Under that helmet of pale blonde hair lurked one of the shrewdest businesswomen in America, Mary Kay Ash. My own career prior to retirement succeeded in part due to tips from her. Each year, we remember her on her birthday on May 12.
Before the Fame
The cosmetics entrepreneur was born Mary Kathlyn Wagner in Hot Wells, Texas, on May 12, 1918, according to biography.com. Her business savvy came from personal experience, not an MBA. In 1939, she signed on as a sales associate and hosted parties for Stanley Home Products.
Her success brought an offer to work for World Gifts. She quit after 10 years as a protest when a man she had trained was promoted to a level above her at a salary much higher than hers.
The Cosmetics Caper
Mary Kay became an entrepreneur out of necessity. At 45, she sat down and mapped out her ideal company. Her initial investment in 1963 was $5,000, which she used to buy skin product formulas from a tanner’s family. She and her son, Richard Rogers, opened a small store in Dallas to sell skin care products.
By the end of the first year, her company, Mary Kay Cosmetics, Inc., had made a profit and reported sales figures of nearly $1 million. Many experts have pointed to the incentives she offered her representatives as instrumental in the company’s success with home-based sales events. Others mention her insistence that everyone associated with the company honor the Golden Rule. Her motto was God first, family second, career third.
The Company Grows
Just five years after its inception, Mary Kay Cosmetics went public. However, when stock prices dived in 1985, the family bought it back. Annual sales are in the billions, and almost everyone who has heard of the company associates it with pink packaging and pink Cadillacs offered as incentives.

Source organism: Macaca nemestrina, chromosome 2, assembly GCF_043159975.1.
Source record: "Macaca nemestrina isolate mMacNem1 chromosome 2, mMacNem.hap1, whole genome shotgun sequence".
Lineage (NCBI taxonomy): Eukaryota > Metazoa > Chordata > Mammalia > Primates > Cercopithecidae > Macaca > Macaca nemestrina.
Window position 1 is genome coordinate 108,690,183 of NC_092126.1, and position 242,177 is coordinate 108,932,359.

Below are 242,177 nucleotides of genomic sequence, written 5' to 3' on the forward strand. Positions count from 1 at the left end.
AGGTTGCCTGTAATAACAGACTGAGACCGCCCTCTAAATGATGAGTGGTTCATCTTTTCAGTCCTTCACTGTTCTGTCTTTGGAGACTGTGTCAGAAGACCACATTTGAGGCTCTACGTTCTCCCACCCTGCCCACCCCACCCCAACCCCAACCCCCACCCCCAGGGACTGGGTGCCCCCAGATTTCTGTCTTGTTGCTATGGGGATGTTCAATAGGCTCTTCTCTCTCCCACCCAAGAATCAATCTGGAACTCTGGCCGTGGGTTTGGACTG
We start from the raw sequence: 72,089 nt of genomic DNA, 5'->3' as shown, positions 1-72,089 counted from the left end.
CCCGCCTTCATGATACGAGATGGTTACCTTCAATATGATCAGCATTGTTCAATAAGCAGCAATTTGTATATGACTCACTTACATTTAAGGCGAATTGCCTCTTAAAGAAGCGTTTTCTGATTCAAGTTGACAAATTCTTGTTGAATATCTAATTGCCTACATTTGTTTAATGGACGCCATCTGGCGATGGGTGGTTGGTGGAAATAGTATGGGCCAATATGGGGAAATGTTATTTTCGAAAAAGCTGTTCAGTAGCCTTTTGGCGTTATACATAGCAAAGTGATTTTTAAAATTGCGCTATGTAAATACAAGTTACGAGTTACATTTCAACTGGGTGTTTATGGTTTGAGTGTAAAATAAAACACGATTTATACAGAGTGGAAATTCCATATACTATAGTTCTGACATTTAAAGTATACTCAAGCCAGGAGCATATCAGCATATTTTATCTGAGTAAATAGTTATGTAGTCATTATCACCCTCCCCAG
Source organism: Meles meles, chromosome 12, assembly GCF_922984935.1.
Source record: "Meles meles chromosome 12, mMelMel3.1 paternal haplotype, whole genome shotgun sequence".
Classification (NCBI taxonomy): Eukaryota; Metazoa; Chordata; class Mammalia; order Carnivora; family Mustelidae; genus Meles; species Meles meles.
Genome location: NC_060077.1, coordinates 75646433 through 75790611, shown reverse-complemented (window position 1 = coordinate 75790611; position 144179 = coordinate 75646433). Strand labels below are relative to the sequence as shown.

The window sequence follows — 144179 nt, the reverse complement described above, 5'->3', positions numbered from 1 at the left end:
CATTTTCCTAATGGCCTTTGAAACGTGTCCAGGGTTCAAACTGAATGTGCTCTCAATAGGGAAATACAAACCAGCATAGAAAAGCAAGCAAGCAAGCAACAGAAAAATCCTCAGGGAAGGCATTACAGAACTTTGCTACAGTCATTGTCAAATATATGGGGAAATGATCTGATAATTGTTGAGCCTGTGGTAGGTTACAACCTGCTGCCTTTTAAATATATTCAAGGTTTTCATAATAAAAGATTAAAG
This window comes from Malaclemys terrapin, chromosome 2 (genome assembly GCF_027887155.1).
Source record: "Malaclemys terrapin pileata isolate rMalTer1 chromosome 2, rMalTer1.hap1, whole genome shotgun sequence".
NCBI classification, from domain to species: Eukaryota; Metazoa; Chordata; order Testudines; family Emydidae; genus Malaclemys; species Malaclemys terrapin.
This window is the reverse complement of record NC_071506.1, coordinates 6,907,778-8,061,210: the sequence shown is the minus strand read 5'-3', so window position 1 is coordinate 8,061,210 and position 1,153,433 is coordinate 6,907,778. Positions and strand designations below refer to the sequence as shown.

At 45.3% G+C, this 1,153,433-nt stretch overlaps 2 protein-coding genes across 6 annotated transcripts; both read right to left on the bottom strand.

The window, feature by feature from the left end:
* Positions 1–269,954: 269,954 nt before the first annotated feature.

In 1987, Mary Kay Ash stepped down as CEO of the company bearing her name. Nine years later, she founded the Mary Kay Charitable Foundation, which supports ending domestic violence and cancer research. Lifetime Television named her the most outstanding woman in business in the 20th century in 2000.
When Mary Kay died on November 22, 2001 in Dallas, the company she founded had sales representatives working in more than 30 markets.
Mary Kay was married three times. With her husband J. Ben Rogers, she had three children: Richard, Ben, and Marylyn. The couple divorced after World War II. In 1963, she married a chemist who died of a heart attack only a month after the wedding. She married Mel Ash in 1966, and the two remained together until his death 14 years later.
Although thousands of accolades have been written about Mary Kay Ash’s business acumen, I always felt she succeeded because of drive and just plain common sense. Some of her recommendations, such as listing the six most important things you need to do each day, hardly required advanced software or graphs to plot sales points. Yet they worked. I included many of her suggestions in my own work and personal life.
However, what I admired most about Mary Kay was how she coped as a single mother. Reading of her exploits with three youngsters to support brought a new determination to my many years as a single parent.